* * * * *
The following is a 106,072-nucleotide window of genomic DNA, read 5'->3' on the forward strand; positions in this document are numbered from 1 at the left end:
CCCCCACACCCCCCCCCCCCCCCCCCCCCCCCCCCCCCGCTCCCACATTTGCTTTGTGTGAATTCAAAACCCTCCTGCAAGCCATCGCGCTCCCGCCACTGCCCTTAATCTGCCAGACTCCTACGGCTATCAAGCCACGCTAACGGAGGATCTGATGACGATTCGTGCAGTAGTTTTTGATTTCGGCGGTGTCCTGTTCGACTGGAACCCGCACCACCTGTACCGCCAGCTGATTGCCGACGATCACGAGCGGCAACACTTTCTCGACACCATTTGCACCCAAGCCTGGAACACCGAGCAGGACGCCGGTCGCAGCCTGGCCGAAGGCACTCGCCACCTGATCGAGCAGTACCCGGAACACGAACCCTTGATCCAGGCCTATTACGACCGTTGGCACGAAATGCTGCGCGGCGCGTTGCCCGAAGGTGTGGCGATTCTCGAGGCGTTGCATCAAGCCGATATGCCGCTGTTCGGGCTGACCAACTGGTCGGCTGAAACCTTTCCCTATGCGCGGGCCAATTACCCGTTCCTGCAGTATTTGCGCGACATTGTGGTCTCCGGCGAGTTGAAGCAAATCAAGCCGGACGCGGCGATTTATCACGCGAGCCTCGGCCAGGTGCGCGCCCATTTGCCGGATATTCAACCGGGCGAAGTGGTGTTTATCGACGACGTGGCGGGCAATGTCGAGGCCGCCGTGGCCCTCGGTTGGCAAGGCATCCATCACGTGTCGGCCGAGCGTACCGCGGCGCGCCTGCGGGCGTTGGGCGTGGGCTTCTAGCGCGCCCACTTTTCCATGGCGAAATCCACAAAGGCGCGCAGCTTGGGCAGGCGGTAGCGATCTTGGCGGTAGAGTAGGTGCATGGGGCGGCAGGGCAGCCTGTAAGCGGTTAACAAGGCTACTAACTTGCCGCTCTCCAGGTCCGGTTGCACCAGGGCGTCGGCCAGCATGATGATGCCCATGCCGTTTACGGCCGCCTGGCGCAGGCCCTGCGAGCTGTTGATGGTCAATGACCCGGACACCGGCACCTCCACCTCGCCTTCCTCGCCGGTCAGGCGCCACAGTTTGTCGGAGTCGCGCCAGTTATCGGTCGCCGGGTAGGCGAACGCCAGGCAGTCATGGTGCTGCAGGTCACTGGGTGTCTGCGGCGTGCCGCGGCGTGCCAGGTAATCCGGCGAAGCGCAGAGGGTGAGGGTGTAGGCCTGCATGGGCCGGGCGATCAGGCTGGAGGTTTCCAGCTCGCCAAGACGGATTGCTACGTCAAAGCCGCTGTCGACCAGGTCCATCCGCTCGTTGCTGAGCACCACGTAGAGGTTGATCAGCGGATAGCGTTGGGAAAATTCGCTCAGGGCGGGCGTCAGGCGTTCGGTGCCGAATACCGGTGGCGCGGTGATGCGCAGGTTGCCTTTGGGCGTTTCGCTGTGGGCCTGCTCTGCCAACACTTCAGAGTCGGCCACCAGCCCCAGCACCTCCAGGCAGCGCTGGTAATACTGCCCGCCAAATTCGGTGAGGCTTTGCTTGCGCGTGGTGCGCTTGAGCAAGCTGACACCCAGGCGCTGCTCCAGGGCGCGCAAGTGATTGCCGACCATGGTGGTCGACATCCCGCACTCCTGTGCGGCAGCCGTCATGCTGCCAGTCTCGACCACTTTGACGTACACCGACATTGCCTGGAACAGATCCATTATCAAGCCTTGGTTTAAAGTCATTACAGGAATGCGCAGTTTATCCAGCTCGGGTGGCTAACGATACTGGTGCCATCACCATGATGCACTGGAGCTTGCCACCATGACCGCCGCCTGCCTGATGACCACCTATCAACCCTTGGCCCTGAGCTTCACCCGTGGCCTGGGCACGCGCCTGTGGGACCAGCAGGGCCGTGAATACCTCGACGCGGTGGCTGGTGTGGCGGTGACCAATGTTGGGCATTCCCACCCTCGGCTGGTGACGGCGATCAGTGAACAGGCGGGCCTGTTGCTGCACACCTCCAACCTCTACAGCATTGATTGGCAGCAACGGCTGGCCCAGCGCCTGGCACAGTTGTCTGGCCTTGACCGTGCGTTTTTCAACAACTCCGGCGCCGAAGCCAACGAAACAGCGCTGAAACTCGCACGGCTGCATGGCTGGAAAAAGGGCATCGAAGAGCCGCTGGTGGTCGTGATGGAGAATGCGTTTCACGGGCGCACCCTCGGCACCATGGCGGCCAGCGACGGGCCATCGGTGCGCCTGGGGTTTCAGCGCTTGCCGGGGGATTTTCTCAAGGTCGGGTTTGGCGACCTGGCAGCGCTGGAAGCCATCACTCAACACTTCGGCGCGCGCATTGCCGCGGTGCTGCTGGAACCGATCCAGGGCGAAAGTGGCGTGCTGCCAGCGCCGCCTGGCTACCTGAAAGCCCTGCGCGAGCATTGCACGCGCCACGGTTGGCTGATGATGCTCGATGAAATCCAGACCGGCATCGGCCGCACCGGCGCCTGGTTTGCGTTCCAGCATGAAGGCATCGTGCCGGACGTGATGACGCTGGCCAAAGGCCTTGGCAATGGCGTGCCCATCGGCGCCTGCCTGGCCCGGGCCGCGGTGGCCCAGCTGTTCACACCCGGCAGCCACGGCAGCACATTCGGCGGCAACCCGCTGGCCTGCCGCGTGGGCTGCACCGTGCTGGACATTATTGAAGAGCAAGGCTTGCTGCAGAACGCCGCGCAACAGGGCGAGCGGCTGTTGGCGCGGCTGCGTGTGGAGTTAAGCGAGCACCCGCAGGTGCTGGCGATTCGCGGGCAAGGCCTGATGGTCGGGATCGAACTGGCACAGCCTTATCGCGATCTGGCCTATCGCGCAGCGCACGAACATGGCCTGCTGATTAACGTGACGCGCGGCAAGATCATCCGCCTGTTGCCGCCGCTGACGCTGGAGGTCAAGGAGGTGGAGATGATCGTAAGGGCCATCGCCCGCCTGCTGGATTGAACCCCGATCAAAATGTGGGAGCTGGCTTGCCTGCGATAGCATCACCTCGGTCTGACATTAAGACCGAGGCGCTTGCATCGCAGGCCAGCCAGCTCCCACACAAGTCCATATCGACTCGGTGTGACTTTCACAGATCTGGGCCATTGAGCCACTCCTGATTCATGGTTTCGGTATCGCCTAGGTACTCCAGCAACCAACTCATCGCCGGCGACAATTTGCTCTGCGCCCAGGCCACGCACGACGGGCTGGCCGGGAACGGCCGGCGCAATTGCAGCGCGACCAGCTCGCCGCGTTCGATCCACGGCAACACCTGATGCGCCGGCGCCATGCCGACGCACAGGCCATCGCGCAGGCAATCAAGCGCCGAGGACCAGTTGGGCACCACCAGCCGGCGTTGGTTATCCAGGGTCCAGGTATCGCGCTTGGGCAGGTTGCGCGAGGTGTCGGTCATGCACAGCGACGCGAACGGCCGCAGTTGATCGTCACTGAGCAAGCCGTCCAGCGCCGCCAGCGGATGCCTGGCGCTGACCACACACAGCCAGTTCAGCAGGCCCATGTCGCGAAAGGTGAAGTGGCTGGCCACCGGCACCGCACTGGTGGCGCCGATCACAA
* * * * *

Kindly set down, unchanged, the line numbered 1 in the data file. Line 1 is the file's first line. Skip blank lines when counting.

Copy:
The following is a 106,072-nucleotide window of genomic DNA, read 5'->3' on the forward strand; positions in this document are numbered from 1 at the left end: